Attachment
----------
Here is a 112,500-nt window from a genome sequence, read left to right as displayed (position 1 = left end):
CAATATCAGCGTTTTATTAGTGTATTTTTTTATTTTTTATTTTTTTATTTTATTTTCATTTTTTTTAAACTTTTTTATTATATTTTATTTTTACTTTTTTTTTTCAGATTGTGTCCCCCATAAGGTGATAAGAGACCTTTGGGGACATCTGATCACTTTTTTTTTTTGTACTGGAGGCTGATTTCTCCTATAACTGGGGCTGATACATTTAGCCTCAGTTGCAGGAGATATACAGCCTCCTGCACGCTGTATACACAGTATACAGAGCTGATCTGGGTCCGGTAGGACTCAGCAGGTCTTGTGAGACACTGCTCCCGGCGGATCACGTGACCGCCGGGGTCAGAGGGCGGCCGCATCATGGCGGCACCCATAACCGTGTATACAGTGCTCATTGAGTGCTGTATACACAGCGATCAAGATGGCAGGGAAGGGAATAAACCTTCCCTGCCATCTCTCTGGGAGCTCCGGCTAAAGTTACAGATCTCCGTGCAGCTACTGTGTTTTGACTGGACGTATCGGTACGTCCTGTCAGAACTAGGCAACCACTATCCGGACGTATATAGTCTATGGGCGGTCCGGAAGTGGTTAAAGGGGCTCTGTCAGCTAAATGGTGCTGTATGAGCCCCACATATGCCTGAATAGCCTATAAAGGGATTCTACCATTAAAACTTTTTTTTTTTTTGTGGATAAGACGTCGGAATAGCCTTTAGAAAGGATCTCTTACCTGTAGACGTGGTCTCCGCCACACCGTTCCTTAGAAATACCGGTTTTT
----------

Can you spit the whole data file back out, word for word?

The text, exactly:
Here is a 112,500-nt window from a genome sequence, read left to right as displayed (position 1 = left end):
CAATATCAGCGTTTTATTAGTGTATTTTTTTATTTTTTATTTTTTTATTTTATTTTCATTTTTTTTAAACTTTTTTATTATATTTTATTTTTACTTTTTTTTTTCAGATTGTGTCCCCCATAAGGTGATAAGAGACCTTTGGGGACATCTGATCACTTTTTTTTTTTGTACTGGAGGCTGATTTCTCCTATAACTGGGGCTGATACATTTAGCCTCAGTTGCAGGAGATATACAGCCTCCTGCACGCTGTATACACAGTATACAGAGCTGATCTGGGTCCGGTAGGACTCAGCAGGTCTTGTGAGACACTGCTCCCGGCGGATCACGTGACCGCCGGGGTCAGAGGGCGGCCGCATCATGGCGGCACCCATAACCGTGTATACAGTGCTCATTGAGTGCTGTATACACAGCGATCAAGATGGCAGGGAAGGGAATAAACCTTCCCTGCCATCTCTCTGGGAGCTCCGGCTAAAGTTACAGATCTCCGTGCAGCTACTGTGTTTTGACTGGACGTATCGGTACGTCCTGTCAGAACTAGGCAACCACTATCCGGACGTATATAGTCTATGGGCGGTCCGGAAGTGGTTAAAGGGGCTCTGTCAGCTAAATGGTGCTGTATGAGCCCCACATATGCCTGAATAGCCTATAAAGGGATTCTACCATTAAAACTTTTTTTTTTTTTGTGGATAAGACGTCGGAATAGCCTTTAGAAAGGATCTCTTACCTGTAGACGTGGTCTCCGCCACACCGTTCCTTAGAAATACCGGTTTTT